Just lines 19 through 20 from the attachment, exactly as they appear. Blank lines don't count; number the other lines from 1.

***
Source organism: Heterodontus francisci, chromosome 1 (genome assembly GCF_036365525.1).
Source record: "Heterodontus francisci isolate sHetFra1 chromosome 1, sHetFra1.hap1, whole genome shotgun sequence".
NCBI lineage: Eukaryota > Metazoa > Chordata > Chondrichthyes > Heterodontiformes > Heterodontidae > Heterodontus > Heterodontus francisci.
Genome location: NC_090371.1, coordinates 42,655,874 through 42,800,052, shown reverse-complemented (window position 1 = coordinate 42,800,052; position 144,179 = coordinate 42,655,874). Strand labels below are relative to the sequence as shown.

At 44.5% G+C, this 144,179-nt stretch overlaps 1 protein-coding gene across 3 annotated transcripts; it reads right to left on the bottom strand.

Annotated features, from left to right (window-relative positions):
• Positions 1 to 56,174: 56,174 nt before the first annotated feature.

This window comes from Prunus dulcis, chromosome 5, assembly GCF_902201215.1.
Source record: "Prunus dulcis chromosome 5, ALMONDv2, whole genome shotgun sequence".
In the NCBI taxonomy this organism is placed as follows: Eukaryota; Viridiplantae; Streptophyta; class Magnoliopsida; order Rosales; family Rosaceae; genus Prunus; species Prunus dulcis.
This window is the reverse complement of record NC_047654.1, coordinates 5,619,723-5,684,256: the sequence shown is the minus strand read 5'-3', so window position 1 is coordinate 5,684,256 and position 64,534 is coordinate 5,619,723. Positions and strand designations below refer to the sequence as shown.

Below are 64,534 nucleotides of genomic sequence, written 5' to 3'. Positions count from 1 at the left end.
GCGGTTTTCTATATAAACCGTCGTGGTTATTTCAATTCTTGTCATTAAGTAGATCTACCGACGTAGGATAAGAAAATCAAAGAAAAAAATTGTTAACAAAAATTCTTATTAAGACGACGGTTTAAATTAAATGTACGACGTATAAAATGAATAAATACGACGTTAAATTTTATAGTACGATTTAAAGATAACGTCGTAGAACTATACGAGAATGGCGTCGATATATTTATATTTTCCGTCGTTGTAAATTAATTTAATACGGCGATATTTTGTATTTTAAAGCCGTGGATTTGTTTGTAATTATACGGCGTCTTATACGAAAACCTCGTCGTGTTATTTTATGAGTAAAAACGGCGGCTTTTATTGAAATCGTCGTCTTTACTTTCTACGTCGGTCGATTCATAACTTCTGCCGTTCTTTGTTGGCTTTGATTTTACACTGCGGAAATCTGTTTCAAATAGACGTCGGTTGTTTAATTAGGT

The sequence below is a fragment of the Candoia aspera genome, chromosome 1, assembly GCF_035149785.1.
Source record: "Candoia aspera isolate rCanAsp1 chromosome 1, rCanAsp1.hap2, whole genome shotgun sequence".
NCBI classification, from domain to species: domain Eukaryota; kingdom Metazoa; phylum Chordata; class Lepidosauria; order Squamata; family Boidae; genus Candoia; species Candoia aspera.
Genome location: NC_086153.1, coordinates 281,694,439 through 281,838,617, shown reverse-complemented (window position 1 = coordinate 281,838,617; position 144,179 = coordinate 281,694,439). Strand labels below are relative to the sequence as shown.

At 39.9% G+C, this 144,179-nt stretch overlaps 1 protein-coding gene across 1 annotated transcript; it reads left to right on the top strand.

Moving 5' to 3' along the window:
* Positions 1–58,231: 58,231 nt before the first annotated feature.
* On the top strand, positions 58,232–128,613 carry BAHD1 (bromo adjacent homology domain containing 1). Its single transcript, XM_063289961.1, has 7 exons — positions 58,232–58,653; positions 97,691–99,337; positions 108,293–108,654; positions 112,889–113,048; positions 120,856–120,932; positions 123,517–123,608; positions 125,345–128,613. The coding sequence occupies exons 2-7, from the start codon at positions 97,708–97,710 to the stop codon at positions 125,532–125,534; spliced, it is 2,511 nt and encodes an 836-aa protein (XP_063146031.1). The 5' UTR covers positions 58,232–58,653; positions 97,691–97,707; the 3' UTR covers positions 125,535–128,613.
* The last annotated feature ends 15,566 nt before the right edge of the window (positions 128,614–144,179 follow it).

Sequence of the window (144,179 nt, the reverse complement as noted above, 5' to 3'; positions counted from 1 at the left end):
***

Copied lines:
Moving 5' to 3' along the window:
* Positions 1–58,231: 58,231 nt before the first annotated feature.